What has been the hardest part of this process? What has been the easiest part of this process?
Far and away, they said the hardest part was finding the time to write:
“Making time within the day to write. I have so many things going on.”
“Sitting down and actually writing... I get distracted by online quizzes and video games easily.”
“Actually finding the time day to day in order to write.”
“making myself sit down and do it”
“Writing without distractions has proven difficult.”
“Exhaustion. Approach-avoid conflict.”
“Keeping up with the writing.”
“Scheduling time to make up missed days.”
“Forcing myself to write.”
“Finding the time to write.”
“Writing it. I just find it enjoyable and I love taking time off from homework to do it. In fact, I stopped calling the writing process homework. I just find it too much fun to consider it in that category.”
“When I get going, I usually don't stop unless I have to go do something. Also, writing directly after amputating the words 'distraction' and 'road-block' from my vocabulary. Sitting down and writing 2,000 or so words an hour every class period has helped immensely.”
Many students said they would have liked “more guidance on how to find the time to write.”
I laughed. Well, duh. Limit or eliminate television, gaming, and Facebook, and you’re golden. The request made me cranky. It’s not my job to teach you time management skills! But then I realized that, yeah, it sort of is—given the unique nature of the course.
A former student of mine who lives and works in San Francisco just started participating in #Reverb10. It’s kind of like 750words + New Year’s Resolutions. Each day during December, Reverb10 sends you a writing prompt, which my student is using to reflect on her life generally and her writing in particular. She’s sharing these reflections on her blog--->sharing your journey is part of the point--->you send out “reverberations.”
Her prompt for December 2 was “. What do you do each day that doesn’t contribute to your writing — and can you eliminate it?” She outlined a typical day and took a good hard look at how she spends her time. Next time, as part of our preparation for this course, I will require my students to outline their own days and take a good hard look at how they spend their time.
(Actually, why not do this in all my creative writing classes?)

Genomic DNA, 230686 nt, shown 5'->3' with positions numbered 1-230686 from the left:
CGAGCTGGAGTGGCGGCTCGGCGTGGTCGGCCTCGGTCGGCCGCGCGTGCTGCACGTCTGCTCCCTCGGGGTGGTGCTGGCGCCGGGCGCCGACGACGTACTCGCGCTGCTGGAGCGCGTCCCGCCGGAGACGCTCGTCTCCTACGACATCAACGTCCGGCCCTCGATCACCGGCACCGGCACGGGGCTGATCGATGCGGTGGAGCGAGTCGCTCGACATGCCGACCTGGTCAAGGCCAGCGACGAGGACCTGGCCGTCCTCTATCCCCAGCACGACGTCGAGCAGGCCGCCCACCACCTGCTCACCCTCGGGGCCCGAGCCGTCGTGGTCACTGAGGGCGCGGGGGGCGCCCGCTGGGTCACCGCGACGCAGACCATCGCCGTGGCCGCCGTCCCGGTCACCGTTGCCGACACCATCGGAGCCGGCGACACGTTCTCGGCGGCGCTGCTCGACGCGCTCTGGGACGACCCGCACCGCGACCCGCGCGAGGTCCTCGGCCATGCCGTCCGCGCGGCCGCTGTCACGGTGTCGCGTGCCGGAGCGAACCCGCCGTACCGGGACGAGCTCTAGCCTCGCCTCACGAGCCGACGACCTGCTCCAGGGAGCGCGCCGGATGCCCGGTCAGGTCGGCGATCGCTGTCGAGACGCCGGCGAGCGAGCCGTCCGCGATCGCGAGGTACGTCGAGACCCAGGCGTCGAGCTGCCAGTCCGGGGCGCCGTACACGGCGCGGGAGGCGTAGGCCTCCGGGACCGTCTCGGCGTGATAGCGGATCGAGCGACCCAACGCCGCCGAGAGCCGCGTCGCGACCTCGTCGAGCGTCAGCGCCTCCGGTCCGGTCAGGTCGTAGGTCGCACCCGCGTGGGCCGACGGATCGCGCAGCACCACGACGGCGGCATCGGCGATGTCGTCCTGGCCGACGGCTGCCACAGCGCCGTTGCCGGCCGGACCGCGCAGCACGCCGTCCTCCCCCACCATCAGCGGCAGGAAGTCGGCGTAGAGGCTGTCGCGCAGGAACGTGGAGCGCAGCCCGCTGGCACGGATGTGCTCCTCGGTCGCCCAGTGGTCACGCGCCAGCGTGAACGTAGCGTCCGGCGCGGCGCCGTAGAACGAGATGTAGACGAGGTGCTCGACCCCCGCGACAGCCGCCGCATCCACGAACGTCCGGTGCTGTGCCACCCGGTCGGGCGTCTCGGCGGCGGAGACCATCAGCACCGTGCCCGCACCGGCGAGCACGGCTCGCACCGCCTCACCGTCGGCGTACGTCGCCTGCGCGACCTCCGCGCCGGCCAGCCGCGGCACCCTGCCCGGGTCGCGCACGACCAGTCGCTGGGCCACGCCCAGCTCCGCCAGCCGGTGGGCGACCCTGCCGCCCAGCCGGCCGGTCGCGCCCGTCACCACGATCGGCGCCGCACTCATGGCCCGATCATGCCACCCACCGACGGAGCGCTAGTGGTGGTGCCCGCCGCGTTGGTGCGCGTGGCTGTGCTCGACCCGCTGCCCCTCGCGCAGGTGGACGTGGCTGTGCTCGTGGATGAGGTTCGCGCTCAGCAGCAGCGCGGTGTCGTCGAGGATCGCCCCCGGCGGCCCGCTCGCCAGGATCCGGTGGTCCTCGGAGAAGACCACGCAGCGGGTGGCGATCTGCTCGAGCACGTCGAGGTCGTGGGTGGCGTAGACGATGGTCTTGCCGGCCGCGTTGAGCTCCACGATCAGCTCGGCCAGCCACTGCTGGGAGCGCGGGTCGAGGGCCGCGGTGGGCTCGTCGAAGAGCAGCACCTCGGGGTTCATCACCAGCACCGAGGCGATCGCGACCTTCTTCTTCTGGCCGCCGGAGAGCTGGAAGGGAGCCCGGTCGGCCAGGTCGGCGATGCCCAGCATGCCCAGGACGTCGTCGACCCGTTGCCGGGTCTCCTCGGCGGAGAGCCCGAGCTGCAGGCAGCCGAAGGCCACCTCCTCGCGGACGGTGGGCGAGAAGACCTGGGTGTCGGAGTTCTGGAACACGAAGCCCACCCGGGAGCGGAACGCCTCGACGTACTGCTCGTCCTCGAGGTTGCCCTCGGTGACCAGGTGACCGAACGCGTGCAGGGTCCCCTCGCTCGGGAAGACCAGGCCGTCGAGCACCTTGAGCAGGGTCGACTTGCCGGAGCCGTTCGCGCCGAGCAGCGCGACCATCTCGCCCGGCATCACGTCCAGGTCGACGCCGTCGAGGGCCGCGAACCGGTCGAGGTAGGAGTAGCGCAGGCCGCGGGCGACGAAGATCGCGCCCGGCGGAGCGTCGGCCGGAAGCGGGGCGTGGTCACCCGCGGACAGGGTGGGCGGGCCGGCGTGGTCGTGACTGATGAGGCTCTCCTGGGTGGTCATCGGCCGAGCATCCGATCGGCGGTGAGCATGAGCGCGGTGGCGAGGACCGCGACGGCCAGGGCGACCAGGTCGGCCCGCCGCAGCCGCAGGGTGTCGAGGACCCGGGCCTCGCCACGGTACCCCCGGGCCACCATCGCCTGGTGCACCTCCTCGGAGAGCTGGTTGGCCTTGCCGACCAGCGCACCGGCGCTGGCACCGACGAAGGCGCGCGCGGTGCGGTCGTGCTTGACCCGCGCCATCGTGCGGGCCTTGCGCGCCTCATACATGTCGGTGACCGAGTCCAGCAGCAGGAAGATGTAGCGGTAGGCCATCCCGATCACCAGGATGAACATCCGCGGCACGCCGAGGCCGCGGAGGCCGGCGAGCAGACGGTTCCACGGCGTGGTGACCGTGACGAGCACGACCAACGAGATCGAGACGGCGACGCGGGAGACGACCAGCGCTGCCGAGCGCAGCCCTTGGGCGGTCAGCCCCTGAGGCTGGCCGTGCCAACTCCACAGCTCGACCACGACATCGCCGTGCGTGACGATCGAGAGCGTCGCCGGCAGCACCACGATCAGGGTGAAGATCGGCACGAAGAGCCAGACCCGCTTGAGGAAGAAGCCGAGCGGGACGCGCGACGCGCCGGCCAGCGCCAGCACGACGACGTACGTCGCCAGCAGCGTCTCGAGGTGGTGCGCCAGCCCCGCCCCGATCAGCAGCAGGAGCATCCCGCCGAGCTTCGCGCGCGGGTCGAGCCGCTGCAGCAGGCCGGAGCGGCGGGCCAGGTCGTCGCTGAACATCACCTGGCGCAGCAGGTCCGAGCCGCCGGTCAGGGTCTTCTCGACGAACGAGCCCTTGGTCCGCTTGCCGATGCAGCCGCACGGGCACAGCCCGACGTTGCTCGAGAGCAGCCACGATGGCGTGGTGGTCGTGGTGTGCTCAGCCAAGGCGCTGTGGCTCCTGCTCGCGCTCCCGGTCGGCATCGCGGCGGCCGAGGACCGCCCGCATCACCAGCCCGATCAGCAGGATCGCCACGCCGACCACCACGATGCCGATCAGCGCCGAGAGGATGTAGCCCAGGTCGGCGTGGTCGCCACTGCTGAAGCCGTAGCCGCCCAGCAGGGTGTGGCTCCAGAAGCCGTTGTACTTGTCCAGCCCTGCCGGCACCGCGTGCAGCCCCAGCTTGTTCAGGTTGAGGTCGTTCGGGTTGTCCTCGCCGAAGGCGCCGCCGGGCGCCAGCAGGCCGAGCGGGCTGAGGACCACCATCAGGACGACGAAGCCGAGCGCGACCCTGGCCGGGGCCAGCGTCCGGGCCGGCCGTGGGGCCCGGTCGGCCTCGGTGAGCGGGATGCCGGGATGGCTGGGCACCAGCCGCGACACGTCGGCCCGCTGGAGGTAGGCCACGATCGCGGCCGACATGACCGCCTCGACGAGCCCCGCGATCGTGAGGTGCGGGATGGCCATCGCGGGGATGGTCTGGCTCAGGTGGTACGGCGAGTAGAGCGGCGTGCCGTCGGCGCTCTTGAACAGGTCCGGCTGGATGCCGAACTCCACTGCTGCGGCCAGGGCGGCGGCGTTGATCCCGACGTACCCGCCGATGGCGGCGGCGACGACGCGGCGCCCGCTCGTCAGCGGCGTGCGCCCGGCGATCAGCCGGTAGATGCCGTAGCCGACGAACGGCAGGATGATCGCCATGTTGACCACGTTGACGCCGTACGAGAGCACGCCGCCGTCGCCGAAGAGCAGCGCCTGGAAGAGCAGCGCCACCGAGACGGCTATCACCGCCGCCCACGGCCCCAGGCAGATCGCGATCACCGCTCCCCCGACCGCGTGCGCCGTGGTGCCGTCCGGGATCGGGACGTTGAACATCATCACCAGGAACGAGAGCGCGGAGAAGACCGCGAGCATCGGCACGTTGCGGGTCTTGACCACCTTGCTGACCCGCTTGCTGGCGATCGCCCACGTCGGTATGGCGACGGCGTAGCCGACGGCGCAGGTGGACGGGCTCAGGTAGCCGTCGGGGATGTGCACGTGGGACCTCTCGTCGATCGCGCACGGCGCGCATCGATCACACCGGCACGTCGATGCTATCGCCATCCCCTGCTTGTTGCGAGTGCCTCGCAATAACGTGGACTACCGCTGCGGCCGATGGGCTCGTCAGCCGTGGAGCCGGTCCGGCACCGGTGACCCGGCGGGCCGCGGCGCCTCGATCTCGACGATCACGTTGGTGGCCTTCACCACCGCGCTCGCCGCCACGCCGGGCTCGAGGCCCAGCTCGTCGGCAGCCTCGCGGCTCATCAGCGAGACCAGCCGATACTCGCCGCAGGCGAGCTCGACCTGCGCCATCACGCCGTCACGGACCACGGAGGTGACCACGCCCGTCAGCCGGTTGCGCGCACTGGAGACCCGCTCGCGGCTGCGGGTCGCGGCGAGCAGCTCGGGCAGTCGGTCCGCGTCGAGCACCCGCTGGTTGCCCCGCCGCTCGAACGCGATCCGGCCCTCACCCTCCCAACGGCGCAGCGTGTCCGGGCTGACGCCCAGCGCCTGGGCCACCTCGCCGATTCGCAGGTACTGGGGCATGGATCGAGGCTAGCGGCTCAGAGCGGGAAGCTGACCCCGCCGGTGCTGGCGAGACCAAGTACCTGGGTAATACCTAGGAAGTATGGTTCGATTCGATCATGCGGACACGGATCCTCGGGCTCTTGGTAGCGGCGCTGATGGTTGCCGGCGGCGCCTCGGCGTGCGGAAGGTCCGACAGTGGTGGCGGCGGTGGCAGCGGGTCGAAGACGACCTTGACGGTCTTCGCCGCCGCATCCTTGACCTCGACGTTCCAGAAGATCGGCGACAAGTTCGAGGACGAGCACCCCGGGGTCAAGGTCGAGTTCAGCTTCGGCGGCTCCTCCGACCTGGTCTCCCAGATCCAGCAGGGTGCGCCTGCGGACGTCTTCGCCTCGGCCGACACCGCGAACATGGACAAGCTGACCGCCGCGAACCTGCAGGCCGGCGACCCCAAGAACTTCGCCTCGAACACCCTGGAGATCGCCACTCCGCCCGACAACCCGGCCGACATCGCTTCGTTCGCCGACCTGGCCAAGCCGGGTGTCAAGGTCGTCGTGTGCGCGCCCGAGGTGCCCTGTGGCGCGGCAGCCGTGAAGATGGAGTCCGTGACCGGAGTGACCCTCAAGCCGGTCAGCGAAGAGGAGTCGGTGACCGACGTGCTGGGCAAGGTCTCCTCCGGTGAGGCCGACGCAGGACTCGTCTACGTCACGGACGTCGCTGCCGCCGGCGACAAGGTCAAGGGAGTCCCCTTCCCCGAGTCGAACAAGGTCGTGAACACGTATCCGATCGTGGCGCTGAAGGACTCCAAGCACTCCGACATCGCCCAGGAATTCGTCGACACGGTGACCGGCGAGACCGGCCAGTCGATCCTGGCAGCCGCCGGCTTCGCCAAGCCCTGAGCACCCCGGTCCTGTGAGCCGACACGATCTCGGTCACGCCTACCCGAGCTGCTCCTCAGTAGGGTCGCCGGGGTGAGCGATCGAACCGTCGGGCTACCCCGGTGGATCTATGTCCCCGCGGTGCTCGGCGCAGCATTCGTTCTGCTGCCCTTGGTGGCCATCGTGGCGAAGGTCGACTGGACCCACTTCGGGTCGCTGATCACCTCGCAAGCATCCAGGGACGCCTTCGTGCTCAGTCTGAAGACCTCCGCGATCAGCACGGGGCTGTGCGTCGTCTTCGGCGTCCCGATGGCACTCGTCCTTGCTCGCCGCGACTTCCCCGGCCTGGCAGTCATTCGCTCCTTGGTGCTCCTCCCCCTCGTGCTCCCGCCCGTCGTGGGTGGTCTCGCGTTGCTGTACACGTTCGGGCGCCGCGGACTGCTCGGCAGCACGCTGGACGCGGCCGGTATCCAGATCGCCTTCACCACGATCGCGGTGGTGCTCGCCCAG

Even if you don’t become a writer in the long term, even if you don't finish the novel you drafted, you learn a lot from participating in NaNo. It reveals with startling (sometimes painful) clarity the reality of how you spend your days.
How do you find the time to write 50,000 words in a relatively short period of time? Well, how do you incorporate any big thing into your life? Said “big thing” being novel writing, having a baby, caring for a dying parent, taking a second job, studying for the bar exam, taking 1,000,000 pictures, training for a marathon, traveling to every country in the world, eating a healthy, well-prepared meal every single night, etc. You find time, make time, create time. Or you don’t.
Recently, The Fiction Writers Review asked the incredibly productive writer Benjamin Percy this question:
“You’ve got this novel coming out. Stories keep popping up in magazines. You teach at Iowa State University and in the low-res MFA program at Pacific University. You contribute to Esquire and other publications. How do you balance it all and still find new material and time to work on your fiction? How do you stay in the ring, to reference another of your P&W articles?”
“You’re forgetting the hardest job of all: I’m father to two young children. I don’t sleep: that’s the answer. Five hours a night sometimes. My blood type is caffeine. I never take it easy—I’m always working, always writing or editing or grading. Even when I’m supposedly relaxing, I’m not. If I’m at the gym, I’m listening to an audiobook. If I’m watching a movie, I’ve got my notebook out and I’m jotting down ideas. If I’m out in the yard with my kids, I’m pushing around sentences in my head. People often seem to view writing as an indulgence, but I operate under the belief that you must give up all indulgences if you want to write seriously. I used to think this was a calling—that’s too romantic of a term. I’m fairly certain that I’m driven by obsession.”For some, the answer isn’t how to do more with less time, but to alter one’s life, to make it more outwardly simple in order to live more richly.
In her novel, The Maytrees, Annie Dillard writes:
She took pains to keep outside the world’s acceleration. An Athenian marketplace amazed Diogenes with, “How many things there are in the world of which Diogenes hath no need!” Lou had long since cut out fashion and all radio but the Red Sox. In the past few years she had let go her ties to people she did not like, to ironing, to dining out in the town, and to buying things not necessary and that themselves needed care. She ignored whatever did not interest her. With these blows she opened her days like a piñata. A hundred freedoms fell on her. She hitched free years to her lifespan like a kite’s tail. Everyone envied her the time she had, not noticing that they had equal time.A few months ago, the New York Times ran this piece, “But Will It Make You Happy?” which seemed to strike a cultural chord. I know it certainly did with me.
Finding time to write wasn't something I thought about until I was no longer in school. Suddenly, the external structure that had guided my writing life up to that time was gone. NaNoWriMo teaches valuable lessons about personal development and life planning, knowledge that students can keep for life, the ultimate transferable skills.
Next time, I’ll talk about why I’m NOT going to formally engage with the National Novel Writing Month headquarters next year.
Yes, this probably surprises you. It surprises me, too.